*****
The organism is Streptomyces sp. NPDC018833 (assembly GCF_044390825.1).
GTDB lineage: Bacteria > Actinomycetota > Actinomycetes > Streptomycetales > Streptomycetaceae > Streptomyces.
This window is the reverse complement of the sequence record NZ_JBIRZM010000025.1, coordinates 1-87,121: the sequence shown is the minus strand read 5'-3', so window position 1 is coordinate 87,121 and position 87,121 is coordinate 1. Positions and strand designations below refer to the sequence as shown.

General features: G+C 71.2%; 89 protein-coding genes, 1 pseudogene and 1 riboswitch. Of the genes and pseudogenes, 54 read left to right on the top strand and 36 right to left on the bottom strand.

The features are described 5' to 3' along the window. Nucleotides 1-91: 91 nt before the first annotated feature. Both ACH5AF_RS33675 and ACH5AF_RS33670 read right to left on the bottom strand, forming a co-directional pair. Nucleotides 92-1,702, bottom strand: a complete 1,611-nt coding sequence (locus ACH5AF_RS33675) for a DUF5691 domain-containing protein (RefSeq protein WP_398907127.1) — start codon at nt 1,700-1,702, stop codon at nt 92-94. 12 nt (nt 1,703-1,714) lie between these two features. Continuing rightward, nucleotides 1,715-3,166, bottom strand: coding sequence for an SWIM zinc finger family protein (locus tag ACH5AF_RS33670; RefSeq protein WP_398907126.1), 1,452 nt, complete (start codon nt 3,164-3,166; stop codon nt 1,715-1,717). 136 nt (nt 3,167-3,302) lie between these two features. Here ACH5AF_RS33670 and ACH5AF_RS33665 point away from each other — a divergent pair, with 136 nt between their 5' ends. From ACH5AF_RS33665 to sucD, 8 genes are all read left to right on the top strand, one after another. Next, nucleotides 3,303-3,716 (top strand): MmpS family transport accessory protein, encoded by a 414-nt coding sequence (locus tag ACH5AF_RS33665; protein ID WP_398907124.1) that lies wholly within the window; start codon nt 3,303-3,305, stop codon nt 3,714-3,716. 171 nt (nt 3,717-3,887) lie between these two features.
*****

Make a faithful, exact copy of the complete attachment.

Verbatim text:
The organism is Streptomyces sp. NPDC018833 (assembly GCF_044390825.1).
GTDB lineage: Bacteria > Actinomycetota > Actinomycetes > Streptomycetales > Streptomycetaceae > Streptomyces.
This window is the reverse complement of the sequence record NZ_JBIRZM010000025.1, coordinates 1-87,121: the sequence shown is the minus strand read 5'-3', so window position 1 is coordinate 87,121 and position 87,121 is coordinate 1. Positions and strand designations below refer to the sequence as shown.

General features: G+C 71.2%; 89 protein-coding genes, 1 pseudogene and 1 riboswitch. Of the genes and pseudogenes, 54 read left to right on the top strand and 36 right to left on the bottom strand.

The features are described 5' to 3' along the window. Nucleotides 1-91: 91 nt before the first annotated feature. Both ACH5AF_RS33675 and ACH5AF_RS33670 read right to left on the bottom strand, forming a co-directional pair. Nucleotides 92-1,702, bottom strand: a complete 1,611-nt coding sequence (locus ACH5AF_RS33675) for a DUF5691 domain-containing protein (RefSeq protein WP_398907127.1) — start codon at nt 1,700-1,702, stop codon at nt 92-94. 12 nt (nt 1,703-1,714) lie between these two features. Continuing rightward, nucleotides 1,715-3,166, bottom strand: coding sequence for an SWIM zinc finger family protein (locus tag ACH5AF_RS33670; RefSeq protein WP_398907126.1), 1,452 nt, complete (start codon nt 3,164-3,166; stop codon nt 1,715-1,717). 136 nt (nt 3,167-3,302) lie between these two features. Here ACH5AF_RS33670 and ACH5AF_RS33665 point away from each other — a divergent pair, with 136 nt between their 5' ends. From ACH5AF_RS33665 to sucD, 8 genes are all read left to right on the top strand, one after another. Next, nucleotides 3,303-3,716 (top strand): MmpS family transport accessory protein, encoded by a 414-nt coding sequence (locus tag ACH5AF_RS33665; protein ID WP_398907124.1) that lies wholly within the window; start codon nt 3,303-3,305, stop codon nt 3,714-3,716. 171 nt (nt 3,717-3,887) lie between these two features.